Who Said Bipartisanship is Dead?

Amid the backdrop of a potential government shutdown, budget gridlock, intractable debates over Planned Parenthood and Syrian refugees, and repeated attempts to repeal the Affordable Care Act, Congress is actually getting some things done. Very quietly, in fact, House and Senate Republicans and Democrats have struck deals on two major pieces of legislation within a two-week period.

On November 19, House and Senate negotiators announced agreement on a major overhaul of the Elementary and Secondary Education Act – formerly known as “No Child Left Behind.” The new version, called the “Every Student Succeeds Act,” was approved by the conference committee by a lopsided vote of 38-1. While the bill will certainly have its detractors in the K-12 education community (some of whom believe it returns too much control back to states and localities), the bill is expected to be approved later this week by the House and shortly thereafter by the Senate, and then signed into law by the president.

Another major bipartisan achievement was just announced December 1, when House and Senate transportation committee leaders unveiled a bipartisan deal on a five-year reauthorization of surface transportation programs.

The “Fixing America’s Surface Transportation Act (FAST Act)” authorizes spending over five years of approximately $205 billion for highway programs and $48 billion for transit programs. The conference agreement also includes the House-approved higher funding levels for the University Transportation Centers program. The House and Senate will try to clear the FAST Act before December 4, when existing programs are set to expire.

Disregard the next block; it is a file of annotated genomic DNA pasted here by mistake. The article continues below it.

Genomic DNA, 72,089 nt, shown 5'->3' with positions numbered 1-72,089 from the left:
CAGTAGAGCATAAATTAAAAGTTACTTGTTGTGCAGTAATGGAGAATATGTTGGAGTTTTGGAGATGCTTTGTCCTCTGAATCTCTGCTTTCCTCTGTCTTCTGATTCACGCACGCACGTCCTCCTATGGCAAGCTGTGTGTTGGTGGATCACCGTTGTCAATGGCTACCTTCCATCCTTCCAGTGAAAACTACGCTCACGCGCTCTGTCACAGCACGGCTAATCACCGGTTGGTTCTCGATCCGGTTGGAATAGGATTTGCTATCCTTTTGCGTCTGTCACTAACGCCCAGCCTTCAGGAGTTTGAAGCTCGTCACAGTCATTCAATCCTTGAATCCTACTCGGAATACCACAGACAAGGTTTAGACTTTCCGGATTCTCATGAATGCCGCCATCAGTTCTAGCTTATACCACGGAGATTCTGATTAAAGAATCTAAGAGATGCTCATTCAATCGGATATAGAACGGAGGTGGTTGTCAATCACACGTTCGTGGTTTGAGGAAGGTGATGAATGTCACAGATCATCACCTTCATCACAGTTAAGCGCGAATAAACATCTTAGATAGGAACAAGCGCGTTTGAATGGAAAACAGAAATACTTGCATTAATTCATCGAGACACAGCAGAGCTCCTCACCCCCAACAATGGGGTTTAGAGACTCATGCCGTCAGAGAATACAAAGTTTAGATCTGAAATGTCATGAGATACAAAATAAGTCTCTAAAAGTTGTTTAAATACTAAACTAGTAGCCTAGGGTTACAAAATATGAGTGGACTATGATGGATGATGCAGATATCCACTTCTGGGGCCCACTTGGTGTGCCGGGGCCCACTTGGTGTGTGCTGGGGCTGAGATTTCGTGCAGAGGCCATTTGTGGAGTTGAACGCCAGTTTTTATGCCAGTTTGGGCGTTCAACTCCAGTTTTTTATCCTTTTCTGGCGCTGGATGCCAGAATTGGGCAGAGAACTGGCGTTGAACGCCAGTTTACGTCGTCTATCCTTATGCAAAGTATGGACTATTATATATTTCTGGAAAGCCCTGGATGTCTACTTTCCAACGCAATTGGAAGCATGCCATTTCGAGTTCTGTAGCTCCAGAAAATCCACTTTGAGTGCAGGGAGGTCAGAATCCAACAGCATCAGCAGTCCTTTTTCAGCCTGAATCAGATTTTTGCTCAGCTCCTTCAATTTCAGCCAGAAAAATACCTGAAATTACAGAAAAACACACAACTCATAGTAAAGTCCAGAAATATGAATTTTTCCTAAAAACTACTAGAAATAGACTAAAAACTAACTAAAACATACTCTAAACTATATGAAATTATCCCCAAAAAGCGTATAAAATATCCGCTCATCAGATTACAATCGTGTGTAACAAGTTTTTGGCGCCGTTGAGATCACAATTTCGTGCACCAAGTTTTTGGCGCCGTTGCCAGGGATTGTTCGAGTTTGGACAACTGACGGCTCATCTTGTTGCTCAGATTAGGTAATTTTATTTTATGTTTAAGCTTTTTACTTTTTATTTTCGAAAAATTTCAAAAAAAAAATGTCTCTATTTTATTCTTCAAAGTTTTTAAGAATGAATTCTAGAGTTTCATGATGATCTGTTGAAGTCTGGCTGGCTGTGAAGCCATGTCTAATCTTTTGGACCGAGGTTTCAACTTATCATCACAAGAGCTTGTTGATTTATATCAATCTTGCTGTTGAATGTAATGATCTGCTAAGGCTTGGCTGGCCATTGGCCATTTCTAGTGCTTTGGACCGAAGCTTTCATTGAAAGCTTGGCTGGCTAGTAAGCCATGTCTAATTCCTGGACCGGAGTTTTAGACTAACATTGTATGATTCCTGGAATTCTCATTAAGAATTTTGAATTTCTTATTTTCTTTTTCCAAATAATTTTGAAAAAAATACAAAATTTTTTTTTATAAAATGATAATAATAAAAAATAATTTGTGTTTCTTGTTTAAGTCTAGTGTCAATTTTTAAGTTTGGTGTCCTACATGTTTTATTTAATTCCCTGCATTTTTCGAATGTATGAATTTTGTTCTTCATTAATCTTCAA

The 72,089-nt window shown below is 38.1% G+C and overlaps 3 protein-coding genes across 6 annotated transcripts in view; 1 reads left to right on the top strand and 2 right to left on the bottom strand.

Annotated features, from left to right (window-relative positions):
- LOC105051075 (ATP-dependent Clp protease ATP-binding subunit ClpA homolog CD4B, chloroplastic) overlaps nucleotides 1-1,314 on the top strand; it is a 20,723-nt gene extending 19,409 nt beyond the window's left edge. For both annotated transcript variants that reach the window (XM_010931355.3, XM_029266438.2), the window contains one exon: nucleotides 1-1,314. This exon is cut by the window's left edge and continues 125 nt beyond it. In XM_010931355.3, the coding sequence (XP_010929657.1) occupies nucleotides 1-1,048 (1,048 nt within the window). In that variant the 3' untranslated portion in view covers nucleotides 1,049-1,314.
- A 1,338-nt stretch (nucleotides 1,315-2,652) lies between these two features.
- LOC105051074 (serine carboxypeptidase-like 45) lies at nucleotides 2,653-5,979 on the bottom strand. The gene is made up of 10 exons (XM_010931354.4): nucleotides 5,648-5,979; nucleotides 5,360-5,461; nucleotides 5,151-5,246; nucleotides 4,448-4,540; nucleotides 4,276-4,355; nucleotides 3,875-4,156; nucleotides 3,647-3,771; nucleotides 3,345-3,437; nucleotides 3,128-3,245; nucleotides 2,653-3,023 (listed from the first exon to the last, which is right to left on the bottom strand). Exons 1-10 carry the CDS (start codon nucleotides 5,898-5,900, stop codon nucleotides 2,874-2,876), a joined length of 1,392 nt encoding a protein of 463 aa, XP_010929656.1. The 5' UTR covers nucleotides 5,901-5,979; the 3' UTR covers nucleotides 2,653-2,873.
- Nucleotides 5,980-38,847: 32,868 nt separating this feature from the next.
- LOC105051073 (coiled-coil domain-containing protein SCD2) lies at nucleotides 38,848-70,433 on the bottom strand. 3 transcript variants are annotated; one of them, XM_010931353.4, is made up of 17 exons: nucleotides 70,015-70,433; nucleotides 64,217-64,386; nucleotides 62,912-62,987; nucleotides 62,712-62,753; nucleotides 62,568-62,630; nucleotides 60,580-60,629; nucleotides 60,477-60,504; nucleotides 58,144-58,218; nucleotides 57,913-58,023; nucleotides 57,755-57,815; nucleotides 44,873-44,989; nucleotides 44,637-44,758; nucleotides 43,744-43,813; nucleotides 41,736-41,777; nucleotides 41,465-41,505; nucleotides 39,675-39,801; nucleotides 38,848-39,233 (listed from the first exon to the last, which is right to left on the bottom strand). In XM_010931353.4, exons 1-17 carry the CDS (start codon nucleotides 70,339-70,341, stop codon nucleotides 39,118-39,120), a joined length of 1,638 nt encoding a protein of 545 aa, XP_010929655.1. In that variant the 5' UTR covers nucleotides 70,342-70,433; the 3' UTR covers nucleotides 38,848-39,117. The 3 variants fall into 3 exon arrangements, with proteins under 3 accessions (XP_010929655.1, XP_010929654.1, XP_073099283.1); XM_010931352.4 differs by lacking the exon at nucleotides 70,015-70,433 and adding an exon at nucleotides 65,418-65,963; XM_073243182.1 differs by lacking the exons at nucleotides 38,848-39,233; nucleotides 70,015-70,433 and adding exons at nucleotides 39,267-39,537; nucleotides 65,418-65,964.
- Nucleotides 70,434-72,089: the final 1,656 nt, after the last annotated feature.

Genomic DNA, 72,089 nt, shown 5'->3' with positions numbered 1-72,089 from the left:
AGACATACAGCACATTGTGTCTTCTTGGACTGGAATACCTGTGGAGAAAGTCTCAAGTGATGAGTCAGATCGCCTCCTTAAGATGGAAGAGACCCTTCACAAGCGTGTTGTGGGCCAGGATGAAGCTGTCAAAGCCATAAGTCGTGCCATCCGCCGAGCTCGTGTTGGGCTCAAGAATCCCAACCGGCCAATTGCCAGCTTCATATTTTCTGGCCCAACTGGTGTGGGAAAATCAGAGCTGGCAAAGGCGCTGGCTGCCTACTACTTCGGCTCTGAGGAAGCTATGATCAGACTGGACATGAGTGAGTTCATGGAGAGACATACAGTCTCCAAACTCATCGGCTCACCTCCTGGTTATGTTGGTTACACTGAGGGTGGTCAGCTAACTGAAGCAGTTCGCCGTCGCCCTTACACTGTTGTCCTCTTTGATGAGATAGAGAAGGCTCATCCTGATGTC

These accomplishments were achieved without much fanfare and national press, and demonstrate that Congress can still legislate in a bipartisan manner.

Perhaps this new sense of bipartisanship will inspire a new sense of cooperation and compromise when it comes to negotiating the outstanding fiscal year 2016 budget appropriations issues…

Perhaps Congress can return to regular order and approve appropriations bills without interjecting partisan riders…

And perhaps Democrats and Republicans, Senators and Representatives, Liberals and Tea Party Members will set aside their differences to keep our government functioning and our highest priorities funded….

Or as Steve Martin said when he played “Theodoric of York: Medieval Barber” on Saturday Night Live….”Naaaah…”

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